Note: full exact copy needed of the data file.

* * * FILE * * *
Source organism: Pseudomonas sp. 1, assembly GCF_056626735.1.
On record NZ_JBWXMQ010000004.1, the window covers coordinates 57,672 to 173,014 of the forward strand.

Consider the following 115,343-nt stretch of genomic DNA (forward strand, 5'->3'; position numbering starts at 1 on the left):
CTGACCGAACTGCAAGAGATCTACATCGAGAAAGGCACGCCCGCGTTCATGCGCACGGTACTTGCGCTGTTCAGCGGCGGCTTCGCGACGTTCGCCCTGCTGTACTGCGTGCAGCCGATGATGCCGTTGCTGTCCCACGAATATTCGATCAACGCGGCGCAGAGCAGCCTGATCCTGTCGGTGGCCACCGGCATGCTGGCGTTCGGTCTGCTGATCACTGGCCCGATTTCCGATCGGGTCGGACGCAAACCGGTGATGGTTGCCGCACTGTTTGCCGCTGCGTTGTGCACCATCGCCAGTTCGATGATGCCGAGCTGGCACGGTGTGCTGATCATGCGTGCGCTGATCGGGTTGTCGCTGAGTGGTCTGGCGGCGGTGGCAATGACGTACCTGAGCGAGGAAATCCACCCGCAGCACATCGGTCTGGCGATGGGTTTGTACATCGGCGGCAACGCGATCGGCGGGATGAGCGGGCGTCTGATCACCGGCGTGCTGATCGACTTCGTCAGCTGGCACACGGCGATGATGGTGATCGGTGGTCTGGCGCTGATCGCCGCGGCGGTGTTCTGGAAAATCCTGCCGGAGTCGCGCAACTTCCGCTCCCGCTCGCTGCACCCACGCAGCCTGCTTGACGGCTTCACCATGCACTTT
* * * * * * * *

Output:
Source organism: Pseudomonas sp. 1, assembly GCF_056626735.1.
On record NZ_JBWXMQ010000004.1, the window covers coordinates 57,672 to 173,014 of the forward strand.

Consider the following 115,343-nt stretch of genomic DNA (forward strand, 5'->3'; position numbering starts at 1 on the left):
CTGACCGAACTGCAAGAGATCTACATCGAGAAAGGCACGCCCGCGTTCATGCGCACGGTACTTGCGCTGTTCAGCGGCGGCTTCGCGACGTTCGCCCTGCTGTACTGCGTGCAGCCGATGATGCCGTTGCTGTCCCACGAATATTCGATCAACGCGGCGCAGAGCAGCCTGATCCTGTCGGTGGCCACCGGCATGCTGGCGTTCGGTCTGCTGATCACTGGCCCGATTTCCGATCGGGTCGGACGCAAACCGGTGATGGTTGCCGCACTGTTTGCCGCTGCGTTGTGCACCATCGCCAGTTCGATGATGCCGAGCTGGCACGGTGTGCTGATCATGCGTGCGCTGATCGGGTTGTCGCTGAGTGGTCTGGCGGCGGTGGCAATGACGTACCTGAGCGAGGAAATCCACCCGCAGCACATCGGTCTGGCGATGGGTTTGTACATCGGCGGCAACGCGATCGGCGGGATGAGCGGGCGTCTGATCACCGGCGTGCTGATCGACTTCGTCAGCTGGCACACGGCGATGATGGTGATCGGTGGTCTGGCGCTGATCGCCGCGGCGGTGTTCTGGAAAATCCTGCCGGAGTCGCGCAACTTCCGCTCCCGCTCGCTGCACCCACGCAGCCTGCTTGACGGCTTCACCATGCACTTT